What would happen if I own a business with a lease and the city condemned the building, would I be compensated by either my landlord or the city?

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What would happen if I own a business with a lease and the city condemned the building, would I be compensated by either my landlord or the city?

Would the city have to find another place I could operate my bar business out of or the landlord have to pay me what my business would be worth of what’s left on the lease or something along these lines?

Asked on December 20, 2016 under Real Estate Law, Colorado

Answers:

SJZ, Member, New York Bar / FreeAdvice Contributing Attorney

Answered 4 years ago | Contributor

If the city condemmed the building because the landlord violated health, safety, building, etc. codes, you would have a potential claim vs. the landlord: in that case, the landlord violated his obligations under the lease to provide you space for the duration of the lease's term. You could sue the landlord for lost income and/or additional costs caused by this, with some prospect or chance of winning. But if the condemndation was not due to the landlord's fault (e.g. the building was condemned due to some change in ordinances, or due to damage, such as from flooding, weather, fire, burst water main, etc., beyond the landlord's control), the landlord would not be liable: the landlord's potential liability is based on the landlord, and not some other party, city government, or natural forces, violating your lease. In this second situation, you would not have a viable case or claim.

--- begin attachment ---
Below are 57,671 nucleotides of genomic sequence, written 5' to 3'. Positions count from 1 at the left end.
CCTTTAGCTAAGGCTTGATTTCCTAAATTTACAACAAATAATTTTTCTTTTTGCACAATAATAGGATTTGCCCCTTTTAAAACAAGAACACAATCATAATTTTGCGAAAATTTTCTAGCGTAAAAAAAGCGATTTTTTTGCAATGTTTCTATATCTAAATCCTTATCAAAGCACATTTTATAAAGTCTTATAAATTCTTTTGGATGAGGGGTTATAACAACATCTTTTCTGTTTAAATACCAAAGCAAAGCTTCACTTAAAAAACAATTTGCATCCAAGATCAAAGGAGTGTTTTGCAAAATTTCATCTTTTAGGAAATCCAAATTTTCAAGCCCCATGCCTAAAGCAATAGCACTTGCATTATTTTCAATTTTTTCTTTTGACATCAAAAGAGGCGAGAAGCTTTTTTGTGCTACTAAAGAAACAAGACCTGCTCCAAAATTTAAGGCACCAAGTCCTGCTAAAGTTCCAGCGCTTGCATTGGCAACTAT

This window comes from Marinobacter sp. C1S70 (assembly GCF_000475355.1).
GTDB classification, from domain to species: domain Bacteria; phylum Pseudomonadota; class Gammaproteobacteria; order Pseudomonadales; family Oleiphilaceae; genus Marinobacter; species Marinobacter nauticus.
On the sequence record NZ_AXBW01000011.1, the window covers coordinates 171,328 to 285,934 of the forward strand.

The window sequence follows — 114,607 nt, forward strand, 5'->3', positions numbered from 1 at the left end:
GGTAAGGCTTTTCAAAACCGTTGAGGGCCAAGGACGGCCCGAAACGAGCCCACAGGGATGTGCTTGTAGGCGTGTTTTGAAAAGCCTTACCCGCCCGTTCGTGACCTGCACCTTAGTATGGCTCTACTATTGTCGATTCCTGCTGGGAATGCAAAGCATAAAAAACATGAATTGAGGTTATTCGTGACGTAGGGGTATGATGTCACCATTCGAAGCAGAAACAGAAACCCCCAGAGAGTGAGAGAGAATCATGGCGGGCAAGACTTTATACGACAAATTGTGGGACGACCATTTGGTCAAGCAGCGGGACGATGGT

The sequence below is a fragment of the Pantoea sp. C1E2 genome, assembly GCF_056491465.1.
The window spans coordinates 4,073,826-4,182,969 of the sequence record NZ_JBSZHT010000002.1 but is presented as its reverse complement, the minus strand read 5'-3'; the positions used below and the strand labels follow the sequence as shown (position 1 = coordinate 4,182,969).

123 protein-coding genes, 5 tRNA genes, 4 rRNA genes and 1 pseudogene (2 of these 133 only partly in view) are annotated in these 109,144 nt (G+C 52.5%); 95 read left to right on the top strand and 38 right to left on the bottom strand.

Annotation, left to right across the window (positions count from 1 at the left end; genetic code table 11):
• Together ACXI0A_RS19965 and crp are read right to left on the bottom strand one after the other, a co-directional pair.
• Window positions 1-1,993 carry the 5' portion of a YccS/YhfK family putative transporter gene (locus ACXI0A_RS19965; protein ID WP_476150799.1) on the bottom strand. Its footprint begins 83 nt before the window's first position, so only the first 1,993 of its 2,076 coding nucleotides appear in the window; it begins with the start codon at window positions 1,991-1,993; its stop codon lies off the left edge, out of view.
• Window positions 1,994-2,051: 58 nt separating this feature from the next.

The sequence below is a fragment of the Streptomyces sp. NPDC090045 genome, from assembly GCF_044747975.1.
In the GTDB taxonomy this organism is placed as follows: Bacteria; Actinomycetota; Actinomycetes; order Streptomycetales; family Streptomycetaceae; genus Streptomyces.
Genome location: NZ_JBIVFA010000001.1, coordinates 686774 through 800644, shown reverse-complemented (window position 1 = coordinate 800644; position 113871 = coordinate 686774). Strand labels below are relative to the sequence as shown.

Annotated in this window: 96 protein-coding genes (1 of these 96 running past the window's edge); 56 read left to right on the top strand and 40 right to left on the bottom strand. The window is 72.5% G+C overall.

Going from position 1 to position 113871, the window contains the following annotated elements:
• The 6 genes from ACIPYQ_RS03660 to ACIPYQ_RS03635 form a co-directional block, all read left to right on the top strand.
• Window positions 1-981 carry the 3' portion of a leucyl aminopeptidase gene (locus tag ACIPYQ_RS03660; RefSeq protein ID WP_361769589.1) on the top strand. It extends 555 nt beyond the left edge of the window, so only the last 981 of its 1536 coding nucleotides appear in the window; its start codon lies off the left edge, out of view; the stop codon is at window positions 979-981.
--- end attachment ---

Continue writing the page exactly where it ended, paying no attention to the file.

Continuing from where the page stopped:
The city is not liable except perhaps in the unlikely event you could prove that the city or its employees acted improperly or out of animus: e.g. condemned the building due to a personal dispute or conflict with your landlord, or because the landlord refused to bribe them, or to help out some other business or landlord by eliminating competition, etc. Only if you could prove an intentional wrongful act or act beyond the city's authority might you be able to sue them and win.


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